AS03 alters the morphology of the endoplasmic reticulum and triggers an 'ER stress' response in RAW cells
The ER is the major site of lipid biogenesis. Alteration of phospholipid composition and consequent changes in membrane rigidity and fluidity have been shown to jeopardize ER homeostasis, a situation referred to as ER stress.20 In electron micrographs of untreated RAW cells, the ER appeared as normal tubular cisternae (Fig. 3a). In sharp contrast, cells treated for 4 h and 8 h with AS03 contained numerous dilated structures delimited by electron-dense ribosomes (Fig. 3a). As observed in the context of lipotoxic cellular stress,21 these results indicate that AS03 strongly altered ER morphology. Perturbation of ER homeostasis activates a set of intracellular signalling pathways known as the unfolded protein response (UPR). We observed that AS03 induced the upregulation of classical UPR signature genes such as Ern1, Gadd34, Ddit3 (encoding C/EBP homologous protein (CHOP), Erdj4 and spliced Xbp1 (Fig. 3b). Thapsigargin, an inhibitor of the Sarcoplasmic/endoplasmic reticulum calcium ATPase was used in parallel as a positive control. The most conserved ER-anchored stress sensor of the UPR consists of inositol requiring enzyme 1α (IRE1α, encoded by Ern1). Its cytosolic domain contains dual catalytic functions of an autophosphorylating serine/threonine kinase and an endoribonuclease (RNase). We observed phosphorylation and upregulation of IRE1α upon AS03 treatment along with CHOP induction and phosphorylation of eIF2α, indicative of ER stress (Fig. 3c). Through the recruitment of TRAF2, the cytoplasmic domain of IRE1α may lead to activation of c-Jun amino-terminal kinases (JNK).22 AS03 induced progressive c-Jun phosphorylation (on serine 63) and accumulation (Fig. 3d). Pharmacological inhibition of JNK by SP600125 decreased the capacity of AS03 to elicit MCP-1 and TNFα production by RAW cells, indicating that this pathway is important for downstream inflammatory gene activation (Fig. 3e). Taken together; these results indicate that the oil-in-water emulsion AS03 alters ER homeostasis in target cells. This was found to be associated with the activation of UPR and JNK-dependent inflammatory pathways.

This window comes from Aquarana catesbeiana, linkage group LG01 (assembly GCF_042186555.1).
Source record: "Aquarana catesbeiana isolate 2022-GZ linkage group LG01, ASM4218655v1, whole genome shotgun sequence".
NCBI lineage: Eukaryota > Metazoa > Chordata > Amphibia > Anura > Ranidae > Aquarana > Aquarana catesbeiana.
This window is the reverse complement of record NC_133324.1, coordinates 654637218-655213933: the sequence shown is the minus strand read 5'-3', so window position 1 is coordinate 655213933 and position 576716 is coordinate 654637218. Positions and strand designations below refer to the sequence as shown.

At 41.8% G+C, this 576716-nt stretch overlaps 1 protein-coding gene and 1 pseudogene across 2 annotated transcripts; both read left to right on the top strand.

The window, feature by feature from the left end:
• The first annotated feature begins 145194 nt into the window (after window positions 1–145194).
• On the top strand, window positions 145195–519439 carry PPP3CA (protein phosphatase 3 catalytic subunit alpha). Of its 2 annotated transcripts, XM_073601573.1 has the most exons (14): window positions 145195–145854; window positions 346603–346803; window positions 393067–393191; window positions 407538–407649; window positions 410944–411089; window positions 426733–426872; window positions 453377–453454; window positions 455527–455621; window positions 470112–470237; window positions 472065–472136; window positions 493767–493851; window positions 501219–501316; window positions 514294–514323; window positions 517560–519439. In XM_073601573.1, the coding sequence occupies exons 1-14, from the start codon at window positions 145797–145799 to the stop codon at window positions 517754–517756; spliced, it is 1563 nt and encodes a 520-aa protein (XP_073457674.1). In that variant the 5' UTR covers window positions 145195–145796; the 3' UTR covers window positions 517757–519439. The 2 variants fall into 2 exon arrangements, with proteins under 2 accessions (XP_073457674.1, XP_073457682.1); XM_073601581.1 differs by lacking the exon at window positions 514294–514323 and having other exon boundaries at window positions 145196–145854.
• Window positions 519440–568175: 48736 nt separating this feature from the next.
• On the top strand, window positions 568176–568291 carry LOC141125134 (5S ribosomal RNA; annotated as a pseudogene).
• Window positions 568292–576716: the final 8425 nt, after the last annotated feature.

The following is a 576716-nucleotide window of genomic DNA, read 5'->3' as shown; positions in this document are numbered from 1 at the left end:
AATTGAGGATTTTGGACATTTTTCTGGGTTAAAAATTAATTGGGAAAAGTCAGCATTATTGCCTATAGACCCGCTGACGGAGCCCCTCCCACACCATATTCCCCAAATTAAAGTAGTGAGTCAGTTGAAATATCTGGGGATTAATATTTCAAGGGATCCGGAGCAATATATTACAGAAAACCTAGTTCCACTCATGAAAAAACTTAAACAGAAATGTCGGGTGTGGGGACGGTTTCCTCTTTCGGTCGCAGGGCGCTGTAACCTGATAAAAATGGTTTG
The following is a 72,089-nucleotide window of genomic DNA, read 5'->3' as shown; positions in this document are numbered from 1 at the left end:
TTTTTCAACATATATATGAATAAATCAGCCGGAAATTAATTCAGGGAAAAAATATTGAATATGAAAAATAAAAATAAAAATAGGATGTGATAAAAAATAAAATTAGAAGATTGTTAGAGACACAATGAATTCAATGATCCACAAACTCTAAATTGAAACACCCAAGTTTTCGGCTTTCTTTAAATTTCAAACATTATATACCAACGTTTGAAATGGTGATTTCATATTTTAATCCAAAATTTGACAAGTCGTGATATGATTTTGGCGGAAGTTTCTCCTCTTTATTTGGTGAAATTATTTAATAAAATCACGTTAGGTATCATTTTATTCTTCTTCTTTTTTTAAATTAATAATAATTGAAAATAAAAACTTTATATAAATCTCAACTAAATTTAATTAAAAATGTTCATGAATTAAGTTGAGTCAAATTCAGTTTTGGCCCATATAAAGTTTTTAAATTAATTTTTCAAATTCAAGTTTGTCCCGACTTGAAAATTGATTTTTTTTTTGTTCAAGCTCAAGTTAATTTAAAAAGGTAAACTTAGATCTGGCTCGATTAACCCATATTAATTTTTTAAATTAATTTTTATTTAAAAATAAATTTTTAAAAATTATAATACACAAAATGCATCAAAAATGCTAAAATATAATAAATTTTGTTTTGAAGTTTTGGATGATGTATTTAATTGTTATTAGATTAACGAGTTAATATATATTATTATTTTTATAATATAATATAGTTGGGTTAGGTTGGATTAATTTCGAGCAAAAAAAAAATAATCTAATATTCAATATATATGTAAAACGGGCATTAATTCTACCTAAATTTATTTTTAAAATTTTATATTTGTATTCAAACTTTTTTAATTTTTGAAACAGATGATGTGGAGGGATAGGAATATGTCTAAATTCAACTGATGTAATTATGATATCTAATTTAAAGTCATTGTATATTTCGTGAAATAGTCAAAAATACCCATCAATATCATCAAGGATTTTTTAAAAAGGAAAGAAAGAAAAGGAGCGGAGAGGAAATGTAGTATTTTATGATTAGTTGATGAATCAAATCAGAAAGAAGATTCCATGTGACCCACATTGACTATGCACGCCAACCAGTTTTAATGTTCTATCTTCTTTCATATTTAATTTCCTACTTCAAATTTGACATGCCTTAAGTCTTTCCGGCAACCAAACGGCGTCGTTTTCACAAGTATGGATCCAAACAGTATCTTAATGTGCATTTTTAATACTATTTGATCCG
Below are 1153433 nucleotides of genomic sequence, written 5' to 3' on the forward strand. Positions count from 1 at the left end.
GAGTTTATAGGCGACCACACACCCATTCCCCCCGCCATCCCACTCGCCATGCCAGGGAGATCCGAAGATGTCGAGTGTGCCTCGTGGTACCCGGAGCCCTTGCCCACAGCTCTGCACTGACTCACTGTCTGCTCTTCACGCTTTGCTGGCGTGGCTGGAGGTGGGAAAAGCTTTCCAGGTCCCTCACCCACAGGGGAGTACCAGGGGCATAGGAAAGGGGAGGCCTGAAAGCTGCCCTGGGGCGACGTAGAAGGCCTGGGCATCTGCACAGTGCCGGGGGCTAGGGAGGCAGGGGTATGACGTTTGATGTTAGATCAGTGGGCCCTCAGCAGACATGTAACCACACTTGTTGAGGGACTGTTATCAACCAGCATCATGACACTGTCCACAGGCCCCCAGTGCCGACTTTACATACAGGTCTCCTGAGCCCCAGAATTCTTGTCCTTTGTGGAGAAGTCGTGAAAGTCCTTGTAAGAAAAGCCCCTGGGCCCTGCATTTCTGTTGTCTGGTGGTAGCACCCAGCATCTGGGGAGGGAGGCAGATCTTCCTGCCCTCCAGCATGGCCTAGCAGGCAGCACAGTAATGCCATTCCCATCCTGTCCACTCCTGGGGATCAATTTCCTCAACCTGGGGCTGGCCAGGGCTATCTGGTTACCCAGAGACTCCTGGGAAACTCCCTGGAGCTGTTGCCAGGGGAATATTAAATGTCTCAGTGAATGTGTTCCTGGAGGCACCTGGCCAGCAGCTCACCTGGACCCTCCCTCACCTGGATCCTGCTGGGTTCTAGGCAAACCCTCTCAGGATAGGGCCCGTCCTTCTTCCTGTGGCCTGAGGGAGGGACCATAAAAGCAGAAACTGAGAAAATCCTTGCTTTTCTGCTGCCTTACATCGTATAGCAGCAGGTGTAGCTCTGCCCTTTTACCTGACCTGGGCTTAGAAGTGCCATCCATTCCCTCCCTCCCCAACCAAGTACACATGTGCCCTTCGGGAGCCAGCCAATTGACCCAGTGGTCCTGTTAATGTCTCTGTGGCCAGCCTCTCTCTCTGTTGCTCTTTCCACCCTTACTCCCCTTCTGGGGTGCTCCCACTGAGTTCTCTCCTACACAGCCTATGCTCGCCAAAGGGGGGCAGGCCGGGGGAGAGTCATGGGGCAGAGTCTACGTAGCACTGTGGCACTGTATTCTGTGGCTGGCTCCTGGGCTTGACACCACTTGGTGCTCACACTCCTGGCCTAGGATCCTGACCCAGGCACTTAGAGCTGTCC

IRE1α and ASK1 are required for AS03-induced cytokine production by RAW cells
In order to further define the molecular links between UPR and activation of inflammatory genes by AS03, we performed shRNA experiments targeting Ern1 in RAW cells. Using this strategy, we obtained efficient knock-down of IRE1α at the mRNA and protein levels (Figs. 4a, b). Transduction with Ern1 shRNA decreased the capacity of AS03 to induce the expression of inflammatory genes such as Ccl2 and Tnf as compared to scramble shRNA conditions. It also reduced expression of the ER stress-related genes Ddit3, Erdj4, and Gadd34 (Fig. 4b). We observed that AS03-induced c-Jun phosphorylation and accumulation were affected by IRE1α knock-down (Fig. 4c). Using the same strategy, we investigated the role of apoptosis signal-regulating kinase 1 (ASK1) (Fig. 4d), a direct target of the IRE1α–TRAF2 complex responsible for ER-stress induced JNK phosphorylation.23 Knock-down of ASK1 decreased AS03-induced Ccl2 and Tnf expression along with Ddit3 and Gadd34 (Fig. 4d). Taken together, these results indicate that activation of inflammatory genes by AS03 is dependent on the IRE1α/ASK1/JNK pathway.